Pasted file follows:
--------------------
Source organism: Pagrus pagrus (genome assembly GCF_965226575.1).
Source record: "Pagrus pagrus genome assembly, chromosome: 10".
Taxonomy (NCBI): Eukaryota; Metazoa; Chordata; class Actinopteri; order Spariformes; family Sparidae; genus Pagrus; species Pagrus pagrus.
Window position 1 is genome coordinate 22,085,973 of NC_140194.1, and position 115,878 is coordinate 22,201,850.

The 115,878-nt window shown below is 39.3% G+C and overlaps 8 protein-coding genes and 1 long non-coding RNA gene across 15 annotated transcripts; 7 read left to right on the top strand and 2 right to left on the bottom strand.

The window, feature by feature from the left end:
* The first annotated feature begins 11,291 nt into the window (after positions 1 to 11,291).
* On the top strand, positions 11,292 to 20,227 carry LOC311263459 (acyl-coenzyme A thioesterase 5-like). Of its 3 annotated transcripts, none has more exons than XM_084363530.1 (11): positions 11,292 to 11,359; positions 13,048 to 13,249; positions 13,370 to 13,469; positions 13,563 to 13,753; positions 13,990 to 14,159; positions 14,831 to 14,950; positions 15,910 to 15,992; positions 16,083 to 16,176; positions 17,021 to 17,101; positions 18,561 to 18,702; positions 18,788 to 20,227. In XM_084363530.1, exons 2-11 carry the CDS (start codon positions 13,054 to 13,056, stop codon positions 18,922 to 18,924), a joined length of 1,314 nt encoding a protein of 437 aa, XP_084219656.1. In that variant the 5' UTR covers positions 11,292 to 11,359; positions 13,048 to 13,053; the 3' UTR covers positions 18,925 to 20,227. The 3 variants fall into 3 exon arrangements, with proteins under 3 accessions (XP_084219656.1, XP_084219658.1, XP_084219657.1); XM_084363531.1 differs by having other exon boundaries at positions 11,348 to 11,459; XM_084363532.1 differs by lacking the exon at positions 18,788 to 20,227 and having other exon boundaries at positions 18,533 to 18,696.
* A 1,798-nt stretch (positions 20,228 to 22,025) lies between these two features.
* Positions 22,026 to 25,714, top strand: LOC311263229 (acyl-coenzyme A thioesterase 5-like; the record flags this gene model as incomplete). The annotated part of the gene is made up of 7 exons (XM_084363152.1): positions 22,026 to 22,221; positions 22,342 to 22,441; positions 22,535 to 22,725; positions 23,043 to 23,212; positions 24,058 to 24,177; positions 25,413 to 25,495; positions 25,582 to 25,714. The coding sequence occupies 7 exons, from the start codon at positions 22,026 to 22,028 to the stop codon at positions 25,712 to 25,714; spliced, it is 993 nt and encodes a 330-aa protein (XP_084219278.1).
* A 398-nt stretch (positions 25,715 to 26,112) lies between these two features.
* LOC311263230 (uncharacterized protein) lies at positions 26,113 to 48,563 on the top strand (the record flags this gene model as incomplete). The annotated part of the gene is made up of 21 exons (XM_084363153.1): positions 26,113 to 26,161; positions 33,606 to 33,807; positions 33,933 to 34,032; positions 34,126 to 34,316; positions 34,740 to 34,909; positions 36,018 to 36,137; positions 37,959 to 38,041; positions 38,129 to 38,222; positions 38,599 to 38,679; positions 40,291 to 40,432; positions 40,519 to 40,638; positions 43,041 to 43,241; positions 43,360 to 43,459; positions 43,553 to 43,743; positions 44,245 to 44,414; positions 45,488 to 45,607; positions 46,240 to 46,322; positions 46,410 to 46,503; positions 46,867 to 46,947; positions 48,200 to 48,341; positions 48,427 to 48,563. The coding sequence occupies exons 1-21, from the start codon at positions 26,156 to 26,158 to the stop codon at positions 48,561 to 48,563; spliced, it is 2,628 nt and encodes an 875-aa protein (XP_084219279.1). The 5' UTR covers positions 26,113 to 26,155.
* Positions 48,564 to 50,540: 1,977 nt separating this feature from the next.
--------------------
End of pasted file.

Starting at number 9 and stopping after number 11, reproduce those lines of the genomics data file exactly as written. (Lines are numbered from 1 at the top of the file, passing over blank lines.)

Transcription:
* A 1,798-nt stretch (positions 20,228 to 22,025) lies between these two features.
* Positions 22,026 to 25,714, top strand: LOC311263229 (acyl-coenzyme A thioesterase 5-like; the record flags this gene model as incomplete). The annotated part of the gene is made up of 7 exons (XM_084363152.1): positions 22,026 to 22,221; positions 22,342 to 22,441; positions 22,535 to 22,725; positions 23,043 to 23,212; positions 24,058 to 24,177; positions 25,413 to 25,495; positions 25,582 to 25,714. The coding sequence occupies 7 exons, from the start codon at positions 22,026 to 22,028 to the stop codon at positions 25,712 to 25,714; spliced, it is 993 nt and encodes a 330-aa protein (XP_084219278.1).
* A 398-nt stretch (positions 25,715 to 26,112) lies between these two features.